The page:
UK no longer accepts gender recognition certificates from countries that allow self-ID

Confirming the UK restrictions on international gender recognition certs, Badenoch also compared gender affirming care to so-called 'conversion therapy'.

The UK has announced it will no longer accept gender recognition certs from countries that allow self-identification. The image show a group of gender non-conforming people on a float with banners that read
Image: Red Lemon via Shutterstock

In a significant crackdown on LGBTQ+ rights, the UK government has formally announced that it will no longer accept gender recognition certificates (GRCs) from countries that allow self-identification.

On Wednesday, December 6, the Torrie Minister for Women and Equalities, Kemi Badenoch, outlined the new restrictions to the House of Commons, explaining that countries that have adopted self-identification or “less rigorous” policies will be removed from a register of approved jurisdictions.

Delivering the speech, she told MPs, “Today, we are laying an order to update the list of approved overseas countries and territories for parliamentary approval.

“This is long overdue. The list… was last updated in 2011. We are doing this because there are some countries and territories… who have made changes to their systems and would not now be considered to have similarly rigorous systems as the UK.”

While she did not name the newly omitted countries, it is understood to comprise approximately 14, including Canada, New Zealand, Australia and some US states. Ireland is already disqualified from the UK list because its gender recognition process was only introduced in 2015 and is based on self-declaration. 

Badenoch explained, “Inadvertently allowing self-ID for obtaining GRCs is not Government policy. It should not be possible for a person who does not satisfy the criteria for UK legal gender recognition to use the overseas routes to do so.”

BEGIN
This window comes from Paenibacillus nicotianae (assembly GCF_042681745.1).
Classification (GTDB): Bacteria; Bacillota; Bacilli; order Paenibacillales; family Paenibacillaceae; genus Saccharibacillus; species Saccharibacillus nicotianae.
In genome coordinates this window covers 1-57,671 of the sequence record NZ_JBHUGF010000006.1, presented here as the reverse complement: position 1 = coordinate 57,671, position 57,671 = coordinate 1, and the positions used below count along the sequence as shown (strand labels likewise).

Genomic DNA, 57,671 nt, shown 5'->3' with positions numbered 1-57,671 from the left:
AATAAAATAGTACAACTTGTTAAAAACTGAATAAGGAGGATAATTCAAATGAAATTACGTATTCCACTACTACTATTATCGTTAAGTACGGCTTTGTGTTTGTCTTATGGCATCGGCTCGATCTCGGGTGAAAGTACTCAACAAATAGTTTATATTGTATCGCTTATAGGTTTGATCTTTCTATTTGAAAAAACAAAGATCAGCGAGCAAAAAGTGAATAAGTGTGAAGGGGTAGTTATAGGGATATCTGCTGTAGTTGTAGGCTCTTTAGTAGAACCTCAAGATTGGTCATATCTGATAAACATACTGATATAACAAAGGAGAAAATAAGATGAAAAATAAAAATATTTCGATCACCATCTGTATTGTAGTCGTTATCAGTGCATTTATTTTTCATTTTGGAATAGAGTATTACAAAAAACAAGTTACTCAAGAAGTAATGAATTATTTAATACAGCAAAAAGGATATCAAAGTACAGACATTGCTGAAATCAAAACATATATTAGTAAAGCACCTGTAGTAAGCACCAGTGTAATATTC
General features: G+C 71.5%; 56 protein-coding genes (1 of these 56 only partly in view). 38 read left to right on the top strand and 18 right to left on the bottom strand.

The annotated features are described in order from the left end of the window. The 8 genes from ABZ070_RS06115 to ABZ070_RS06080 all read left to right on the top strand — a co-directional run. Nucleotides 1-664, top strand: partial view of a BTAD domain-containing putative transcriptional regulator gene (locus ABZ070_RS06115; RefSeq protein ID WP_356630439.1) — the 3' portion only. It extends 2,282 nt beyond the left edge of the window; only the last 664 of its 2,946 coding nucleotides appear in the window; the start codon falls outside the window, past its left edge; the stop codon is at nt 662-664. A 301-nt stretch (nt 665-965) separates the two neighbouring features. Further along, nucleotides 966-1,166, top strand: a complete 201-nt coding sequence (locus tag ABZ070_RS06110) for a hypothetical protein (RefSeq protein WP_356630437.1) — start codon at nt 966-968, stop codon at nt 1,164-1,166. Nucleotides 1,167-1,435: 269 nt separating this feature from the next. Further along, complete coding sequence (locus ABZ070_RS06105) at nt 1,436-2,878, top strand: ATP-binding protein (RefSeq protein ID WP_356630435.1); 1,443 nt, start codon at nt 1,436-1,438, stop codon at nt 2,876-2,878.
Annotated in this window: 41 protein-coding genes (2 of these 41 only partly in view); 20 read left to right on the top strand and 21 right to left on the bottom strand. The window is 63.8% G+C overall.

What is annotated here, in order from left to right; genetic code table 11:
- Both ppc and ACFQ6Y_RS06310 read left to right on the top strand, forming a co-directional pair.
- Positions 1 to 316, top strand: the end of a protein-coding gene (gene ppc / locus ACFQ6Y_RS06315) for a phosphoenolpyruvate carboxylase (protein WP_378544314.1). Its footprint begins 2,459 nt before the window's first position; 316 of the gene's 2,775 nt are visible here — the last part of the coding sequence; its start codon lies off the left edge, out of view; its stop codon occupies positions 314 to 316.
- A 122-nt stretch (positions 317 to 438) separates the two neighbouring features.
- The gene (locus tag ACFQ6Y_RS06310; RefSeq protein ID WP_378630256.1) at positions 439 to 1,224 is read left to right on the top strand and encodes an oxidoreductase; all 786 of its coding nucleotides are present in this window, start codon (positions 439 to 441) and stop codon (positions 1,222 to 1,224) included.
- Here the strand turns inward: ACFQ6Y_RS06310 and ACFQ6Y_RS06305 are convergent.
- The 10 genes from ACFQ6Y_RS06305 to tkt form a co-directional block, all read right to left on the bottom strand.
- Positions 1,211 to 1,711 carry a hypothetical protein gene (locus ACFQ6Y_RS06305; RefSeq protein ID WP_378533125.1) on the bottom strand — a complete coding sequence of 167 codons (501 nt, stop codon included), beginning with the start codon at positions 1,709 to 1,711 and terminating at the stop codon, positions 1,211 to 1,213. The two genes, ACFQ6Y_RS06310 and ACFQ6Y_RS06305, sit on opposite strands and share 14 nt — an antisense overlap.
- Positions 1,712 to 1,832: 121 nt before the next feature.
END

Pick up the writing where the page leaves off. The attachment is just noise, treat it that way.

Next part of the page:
She concluded, declaring that the UK government is set to review how the words sex and gender are used in law, “I am exploring how we can rectify these issues across the board and provide legal certainty.”

Referring to the ongoing stalemate between Britain and Scotland after Rishi Sunak’s government invoked Section 35 of the 1998 Scotland Act, blocking the Gender Recognition Reform bill, she said, “This will reduce the tensions that have emerged as a result of the confusion around the terms sex and gender.”

Following Badenoch’s statement, Kirsten Oswald of the Scottish National Party asked if there had been an impact assessment carried out on how the new restrictions would affect the health and well-being of those impacted.

She continued her interrogation, saying, “Does she recognise that the UK is travelling rapidly backwards on the rights of LGBT people and that this decision is very much out of step with other progressive countries around the world?”

She concluded, “We need to stop that, she needs to reflect, and she needs to change tact.”

In response, Badenoch said she “completely disagrees” with Oswald, adding, “I think it is extraordinary that she is telling us that (we are) not compassionate. It is her Government in Scotland that was allowing rapists to be housed in women’s prisons while using self-ID as a cover, so I will not accept that.

“We are the ones who are thinking about women’s rights, we are the ones who are thinking about safeguarding, we are the ones who are thinking about vulnerability,” she added.


In a further damning blow, Badenoch also asserted that she considers gender-affirming care for young people to be “a new form of conversion therapy”.

During her speech confirming the new restrictions on gender recognition from other countries, the UK minister also confirmed the government’s plans to bring forward a bill to ban conversion practices, which seek to change or suppress someone’s sexual orientation or gender identity.

Badenoch cited the case of Bell vs Tavistock, “Girls like Keira Bell, who were rushed on to puberty blockers by the NHS and had a double mastectomy, now regret the irreversible damage done to them. I believe this is a new form of conversion therapy.”

Bell, who began taking puberty blockers when she was 16 and then medically transitioned as an adult, claimed she later regretted this and attempted to sue the Tavistock gender identity clinic where she had received treatment. She argued she had been too young to consent to treatment as a teenager. The court found in favour of Bell but overturned its ruling following an appeal in 2021.

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